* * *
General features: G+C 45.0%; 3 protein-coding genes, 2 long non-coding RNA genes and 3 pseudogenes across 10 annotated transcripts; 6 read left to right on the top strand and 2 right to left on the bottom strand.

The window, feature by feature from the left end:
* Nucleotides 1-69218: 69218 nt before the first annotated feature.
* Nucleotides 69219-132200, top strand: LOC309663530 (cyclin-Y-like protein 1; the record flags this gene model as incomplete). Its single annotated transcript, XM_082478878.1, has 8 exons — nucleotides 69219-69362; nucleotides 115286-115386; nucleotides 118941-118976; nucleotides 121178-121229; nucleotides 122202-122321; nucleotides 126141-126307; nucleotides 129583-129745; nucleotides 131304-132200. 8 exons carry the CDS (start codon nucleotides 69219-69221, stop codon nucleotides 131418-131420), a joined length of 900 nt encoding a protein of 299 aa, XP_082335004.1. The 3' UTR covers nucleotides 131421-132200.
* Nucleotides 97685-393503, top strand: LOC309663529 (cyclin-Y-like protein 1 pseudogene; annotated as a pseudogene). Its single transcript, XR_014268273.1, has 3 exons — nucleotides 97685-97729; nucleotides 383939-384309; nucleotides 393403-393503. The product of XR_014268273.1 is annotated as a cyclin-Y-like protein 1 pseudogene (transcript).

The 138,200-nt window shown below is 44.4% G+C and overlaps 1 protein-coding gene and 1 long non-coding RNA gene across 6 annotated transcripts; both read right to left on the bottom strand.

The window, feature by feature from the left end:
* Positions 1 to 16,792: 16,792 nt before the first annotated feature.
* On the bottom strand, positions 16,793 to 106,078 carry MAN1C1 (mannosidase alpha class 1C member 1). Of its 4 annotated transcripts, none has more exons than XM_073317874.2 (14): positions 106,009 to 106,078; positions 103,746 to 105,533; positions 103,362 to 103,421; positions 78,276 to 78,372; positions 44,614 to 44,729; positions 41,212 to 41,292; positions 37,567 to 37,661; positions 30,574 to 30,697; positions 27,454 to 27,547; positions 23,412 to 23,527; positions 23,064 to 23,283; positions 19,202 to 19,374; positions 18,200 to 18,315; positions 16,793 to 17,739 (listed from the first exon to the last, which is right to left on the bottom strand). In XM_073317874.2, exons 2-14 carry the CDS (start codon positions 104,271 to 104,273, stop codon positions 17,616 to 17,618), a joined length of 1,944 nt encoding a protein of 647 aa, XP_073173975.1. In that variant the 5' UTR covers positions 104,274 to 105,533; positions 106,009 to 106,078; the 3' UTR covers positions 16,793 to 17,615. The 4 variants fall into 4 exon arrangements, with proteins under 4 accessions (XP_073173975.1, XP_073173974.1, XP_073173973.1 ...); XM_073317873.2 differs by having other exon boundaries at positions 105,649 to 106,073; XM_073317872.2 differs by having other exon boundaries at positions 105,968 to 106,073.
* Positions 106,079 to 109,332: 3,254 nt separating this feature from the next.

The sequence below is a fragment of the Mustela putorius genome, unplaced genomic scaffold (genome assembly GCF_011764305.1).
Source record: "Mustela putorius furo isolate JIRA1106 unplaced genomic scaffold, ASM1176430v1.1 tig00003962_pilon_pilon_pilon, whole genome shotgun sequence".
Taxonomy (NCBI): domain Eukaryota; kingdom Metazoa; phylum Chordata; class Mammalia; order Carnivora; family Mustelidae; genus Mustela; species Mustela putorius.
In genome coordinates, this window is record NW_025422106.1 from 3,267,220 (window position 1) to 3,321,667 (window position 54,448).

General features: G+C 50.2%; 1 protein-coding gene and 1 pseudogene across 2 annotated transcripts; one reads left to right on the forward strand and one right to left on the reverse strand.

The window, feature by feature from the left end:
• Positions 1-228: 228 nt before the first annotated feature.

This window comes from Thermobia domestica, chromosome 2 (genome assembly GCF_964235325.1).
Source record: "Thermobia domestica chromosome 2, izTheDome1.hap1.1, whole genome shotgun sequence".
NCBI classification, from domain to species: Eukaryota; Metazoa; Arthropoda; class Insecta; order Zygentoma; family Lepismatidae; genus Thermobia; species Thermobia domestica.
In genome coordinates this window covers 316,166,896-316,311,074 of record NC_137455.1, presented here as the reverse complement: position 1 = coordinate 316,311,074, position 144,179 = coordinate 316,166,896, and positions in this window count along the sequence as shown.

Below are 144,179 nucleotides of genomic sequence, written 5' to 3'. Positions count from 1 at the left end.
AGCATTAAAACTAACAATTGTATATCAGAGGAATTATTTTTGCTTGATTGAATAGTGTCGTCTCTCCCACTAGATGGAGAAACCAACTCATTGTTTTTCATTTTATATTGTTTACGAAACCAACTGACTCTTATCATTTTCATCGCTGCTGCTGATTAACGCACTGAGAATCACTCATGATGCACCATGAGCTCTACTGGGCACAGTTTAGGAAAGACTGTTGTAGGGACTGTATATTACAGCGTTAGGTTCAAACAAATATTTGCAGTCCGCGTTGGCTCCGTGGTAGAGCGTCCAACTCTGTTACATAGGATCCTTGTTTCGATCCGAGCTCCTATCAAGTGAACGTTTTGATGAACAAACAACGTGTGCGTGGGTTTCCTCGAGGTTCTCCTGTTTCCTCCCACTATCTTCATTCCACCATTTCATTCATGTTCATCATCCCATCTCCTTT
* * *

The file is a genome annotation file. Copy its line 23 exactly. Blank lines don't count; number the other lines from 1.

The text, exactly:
AGCATTAAAACTAACAATTGTATATCAGAGGAATTATTTTTGCTTGATTGAATAGTGTCGTCTCTCCCACTAGATGGAGAAACCAACTCATTGTTTTTCATTTTATATTGTTTACGAAACCAACTGACTCTTATCATTTTCATCGCTGCTGCTGATTAACGCACTGAGAATCACTCATGATGCACCATGAGCTCTACTGGGCACAGTTTAGGAAAGACTGTTGTAGGGACTGTATATTACAGCGTTAGGTTCAAACAAATATTTGCAGTCCGCGTTGGCTCCGTGGTAGAGCGTCCAACTCTGTTACATAGGATCCTTGTTTCGATCCGAGCTCCTATCAAGTGAACGTTTTGATGAACAAACAACGTGTGCGTGGGTTTCCTCGAGGTTCTCCTGTTTCCTCCCACTATCTTCATTCCACCATTTCATTCATGTTCATCATCCCATCTCCTTT